As the generative AI hype train is showing more of its wares to more people, are we seeing the trashiest of its cargo first?
Humans are good at spotting oddities. So it seems we may be entering an initial phase of generative AI content being noted for its oddities, causing a more thorough assessment of what the content consumer is actually looking at.
It seems that a reaction similar to the "uncanny valley" is being evinced by a lot of AI content, and as various attempts are made to monetise AI content, we will likely see more complex and less obvious uses for it. However, at the moment, we seem to be at the clumsy stage.
UK media publication Hold The Front Page came across what seems to be a possible and curious example of where we are currently at. In this case, the alarm was raised after it was spotted that the site's journalist profile page used stock images of stock photo people. One of the fictional news hounds was referred to as "the middle-aged journalist" and an "acclaimed local voice" in the area supposedly served by the site.
It turned out that all the images of the publication's intrepid news team were in fact stock photos from the same source. Notably, the profiles page was rapidly taken down after questions were asked of the site owners. As for being an "acclaimed local voice", former Bournemouth Echo journalist Katie Clark noted: “Worked in journalism in Bournemouth for 17 years, never heard of any of these people.” Trust us, Bournemouth is small enough for the region's journalists to have at least heard of each other.
A quick navigation of the site does reveal some local news, though one example article of a rescue at sea does manage to be a significantly worse informational read than the original press release. Other pieces of content are just a little, well, off. It's like all sauce and no meat. If I was the News Editor, I'd kick the AI out of the office until it came back with some actual quotes. Rain or no rain. (Spot the person who spent much of his career in Scotland).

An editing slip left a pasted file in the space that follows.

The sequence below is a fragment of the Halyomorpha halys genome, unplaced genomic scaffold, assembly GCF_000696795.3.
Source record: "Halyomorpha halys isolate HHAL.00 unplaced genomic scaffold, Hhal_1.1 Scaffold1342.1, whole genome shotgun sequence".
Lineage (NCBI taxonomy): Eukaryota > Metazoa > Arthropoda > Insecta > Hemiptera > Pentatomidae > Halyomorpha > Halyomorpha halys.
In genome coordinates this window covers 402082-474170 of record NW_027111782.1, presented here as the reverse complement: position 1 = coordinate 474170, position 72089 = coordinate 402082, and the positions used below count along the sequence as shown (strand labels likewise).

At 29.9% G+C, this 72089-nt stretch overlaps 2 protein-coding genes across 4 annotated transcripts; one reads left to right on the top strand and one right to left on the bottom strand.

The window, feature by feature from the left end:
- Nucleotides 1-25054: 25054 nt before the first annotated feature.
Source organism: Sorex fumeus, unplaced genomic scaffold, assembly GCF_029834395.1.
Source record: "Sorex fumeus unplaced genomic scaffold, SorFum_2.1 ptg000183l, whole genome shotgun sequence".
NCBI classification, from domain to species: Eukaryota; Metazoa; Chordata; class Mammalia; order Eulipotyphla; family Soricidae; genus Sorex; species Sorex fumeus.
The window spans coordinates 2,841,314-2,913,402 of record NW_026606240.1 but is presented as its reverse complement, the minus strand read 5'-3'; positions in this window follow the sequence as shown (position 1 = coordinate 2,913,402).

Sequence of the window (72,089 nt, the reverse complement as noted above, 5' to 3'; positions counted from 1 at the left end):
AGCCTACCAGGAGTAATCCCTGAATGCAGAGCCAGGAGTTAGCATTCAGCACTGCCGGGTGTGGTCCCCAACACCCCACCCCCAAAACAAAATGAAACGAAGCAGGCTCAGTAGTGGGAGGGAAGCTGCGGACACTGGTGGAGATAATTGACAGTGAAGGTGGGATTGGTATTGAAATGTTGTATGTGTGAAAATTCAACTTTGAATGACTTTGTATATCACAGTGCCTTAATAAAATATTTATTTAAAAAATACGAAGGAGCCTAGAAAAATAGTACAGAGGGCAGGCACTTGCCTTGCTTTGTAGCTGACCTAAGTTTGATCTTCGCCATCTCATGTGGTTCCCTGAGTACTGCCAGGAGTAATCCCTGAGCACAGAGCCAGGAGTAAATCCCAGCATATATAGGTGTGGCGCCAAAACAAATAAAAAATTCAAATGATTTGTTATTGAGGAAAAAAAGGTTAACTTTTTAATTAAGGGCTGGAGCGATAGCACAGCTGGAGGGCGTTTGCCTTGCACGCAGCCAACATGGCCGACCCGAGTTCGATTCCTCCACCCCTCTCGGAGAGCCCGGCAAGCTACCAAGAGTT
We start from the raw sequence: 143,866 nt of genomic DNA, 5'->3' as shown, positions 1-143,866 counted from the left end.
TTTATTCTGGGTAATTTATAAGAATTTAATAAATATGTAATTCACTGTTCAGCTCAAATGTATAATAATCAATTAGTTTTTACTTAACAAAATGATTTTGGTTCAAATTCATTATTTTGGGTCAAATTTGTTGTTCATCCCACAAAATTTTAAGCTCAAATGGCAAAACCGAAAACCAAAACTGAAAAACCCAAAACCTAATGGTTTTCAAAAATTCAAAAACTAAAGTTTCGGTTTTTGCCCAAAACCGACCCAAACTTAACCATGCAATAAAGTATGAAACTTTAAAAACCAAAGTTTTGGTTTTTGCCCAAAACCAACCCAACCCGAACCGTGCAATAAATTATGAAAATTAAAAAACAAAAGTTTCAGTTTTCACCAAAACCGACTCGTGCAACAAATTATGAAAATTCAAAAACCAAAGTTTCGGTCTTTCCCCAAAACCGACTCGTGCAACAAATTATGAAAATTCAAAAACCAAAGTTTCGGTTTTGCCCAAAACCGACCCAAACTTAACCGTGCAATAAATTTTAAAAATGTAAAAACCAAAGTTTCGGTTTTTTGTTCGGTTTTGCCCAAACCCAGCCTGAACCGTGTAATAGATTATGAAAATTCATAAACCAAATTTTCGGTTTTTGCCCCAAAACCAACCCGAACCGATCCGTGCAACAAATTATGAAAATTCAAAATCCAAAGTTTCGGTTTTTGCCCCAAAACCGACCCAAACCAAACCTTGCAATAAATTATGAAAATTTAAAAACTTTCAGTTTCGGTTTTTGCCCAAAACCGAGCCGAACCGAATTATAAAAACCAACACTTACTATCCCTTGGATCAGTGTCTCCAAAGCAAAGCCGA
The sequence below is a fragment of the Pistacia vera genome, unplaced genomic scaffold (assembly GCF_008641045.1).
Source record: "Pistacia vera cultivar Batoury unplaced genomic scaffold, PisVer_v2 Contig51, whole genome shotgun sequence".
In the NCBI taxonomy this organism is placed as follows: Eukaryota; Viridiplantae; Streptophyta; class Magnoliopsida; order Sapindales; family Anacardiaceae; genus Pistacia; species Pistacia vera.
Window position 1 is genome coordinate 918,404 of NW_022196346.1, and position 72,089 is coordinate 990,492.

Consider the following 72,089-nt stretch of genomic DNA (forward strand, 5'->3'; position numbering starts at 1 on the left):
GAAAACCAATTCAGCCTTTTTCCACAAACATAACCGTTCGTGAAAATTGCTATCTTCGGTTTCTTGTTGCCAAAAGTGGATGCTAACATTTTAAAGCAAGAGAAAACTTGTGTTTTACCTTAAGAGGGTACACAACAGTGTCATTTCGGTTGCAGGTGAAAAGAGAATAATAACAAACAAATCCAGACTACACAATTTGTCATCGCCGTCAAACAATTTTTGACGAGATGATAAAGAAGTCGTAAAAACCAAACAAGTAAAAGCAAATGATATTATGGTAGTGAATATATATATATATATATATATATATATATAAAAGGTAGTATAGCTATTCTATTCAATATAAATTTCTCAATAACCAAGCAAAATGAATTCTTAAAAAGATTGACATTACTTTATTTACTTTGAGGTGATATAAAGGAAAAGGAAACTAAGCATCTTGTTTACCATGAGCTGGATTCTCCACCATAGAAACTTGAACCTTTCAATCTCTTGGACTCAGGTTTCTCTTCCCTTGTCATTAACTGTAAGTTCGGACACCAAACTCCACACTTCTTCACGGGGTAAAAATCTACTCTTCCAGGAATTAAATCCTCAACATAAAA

Another, less obvious possible example came to light when British TV comedy series creator Robert Popper noticed some curious anomalies in an article he'd found about his show Friday Night Dinner. He's an erudite man, so his description of what seems to be AI-generated content as "reaches new highs/lows of idiocy" is actually a perfect description of what we know is the worst AI gen can do.
There are a couple of things here to note.
Straight up contradiction. The piece both says "there has been no official word yet that Season 7 of Friday Night Dinner will be happening" yet also later states "in conclusion, there is hope for a September release date for Season 7 of Friday Night Dinner". I mean tickle me stupid, but maybe a confirmation that shooting is underway for a September release would be just the ticket here? It's trash content.
My speed reading news brain, trained over decades of stoking the editorial furnace, doesn't actually alight on any information when I read this content. It's hard to explain, but my brain is used to pausing on quotes, for example, dates, places, and times too. It doesn't pause at all when reading this. There is something about how it is written. It's still in note form. As people have noted, AI gen does have a use in initial drafting, possibly.
Whoever the bylined Maria Rivera is, she seems to write almost the entire site single-handedly. She is a machine (in the industrious output sense of the term of course!) and if she's that industrious, I know 10 publications that will poach her to work for them tomorrow. On her bio it says "she joined as an intern as she was having a diploma in journalism", which is very reassuring.
These are early days in the use of AI generated content, and there is obviously a get-rich-quick goldrush happening. I'd argue that this is both inevitable and ultimately useful. Until we know what doesn't work with this technology, then we can't focus on what does work. My expectation is that properly used, AI gen will add to the content consumers experience, and will only find application where that is the case. But first, we will have some murky waters, and murky sites, to navigate.
ALSO OF INTEREST
Di5rupt Mx3 leadership interview: AI and the Media & Publishing Industry